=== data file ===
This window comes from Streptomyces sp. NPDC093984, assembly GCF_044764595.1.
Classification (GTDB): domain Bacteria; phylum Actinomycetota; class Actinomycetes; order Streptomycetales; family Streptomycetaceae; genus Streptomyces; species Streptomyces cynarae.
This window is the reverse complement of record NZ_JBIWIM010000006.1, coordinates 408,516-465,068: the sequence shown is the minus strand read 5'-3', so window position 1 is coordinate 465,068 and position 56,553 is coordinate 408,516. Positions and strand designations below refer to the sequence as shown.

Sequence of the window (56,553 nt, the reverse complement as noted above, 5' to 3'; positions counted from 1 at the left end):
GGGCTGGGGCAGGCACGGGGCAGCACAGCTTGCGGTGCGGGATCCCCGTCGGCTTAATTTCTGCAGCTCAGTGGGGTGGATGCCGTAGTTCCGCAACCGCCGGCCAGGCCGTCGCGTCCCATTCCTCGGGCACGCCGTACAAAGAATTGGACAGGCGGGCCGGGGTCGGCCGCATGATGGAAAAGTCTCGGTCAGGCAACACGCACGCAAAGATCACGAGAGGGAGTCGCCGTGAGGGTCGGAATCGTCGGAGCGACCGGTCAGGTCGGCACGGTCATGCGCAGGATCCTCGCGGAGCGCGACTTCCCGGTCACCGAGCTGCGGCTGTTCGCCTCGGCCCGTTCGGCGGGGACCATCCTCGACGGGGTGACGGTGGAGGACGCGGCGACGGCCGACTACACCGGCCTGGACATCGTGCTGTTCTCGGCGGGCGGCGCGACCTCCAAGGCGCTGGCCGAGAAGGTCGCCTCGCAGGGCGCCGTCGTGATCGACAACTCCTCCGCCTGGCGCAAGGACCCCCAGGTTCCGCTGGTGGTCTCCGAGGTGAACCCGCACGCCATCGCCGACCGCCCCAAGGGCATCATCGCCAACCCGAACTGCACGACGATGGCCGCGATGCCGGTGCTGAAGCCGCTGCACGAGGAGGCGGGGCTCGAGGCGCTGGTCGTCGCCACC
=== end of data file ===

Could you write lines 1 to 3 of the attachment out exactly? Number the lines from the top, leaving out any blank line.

This window comes from Streptomyces sp. NPDC093984, assembly GCF_044764595.1.
Classification (GTDB): domain Bacteria; phylum Actinomycetota; class Actinomycetes; order Streptomycetales; family Streptomycetaceae; genus Streptomyces; species Streptomyces cynarae.
This window is the reverse complement of record NZ_JBIWIM010000006.1, coordinates 408,516-465,068: the sequence shown is the minus strand read 5'-3', so window position 1 is coordinate 465,068 and position 56,553 is coordinate 408,516. Positions and strand designations below refer to the sequence as shown.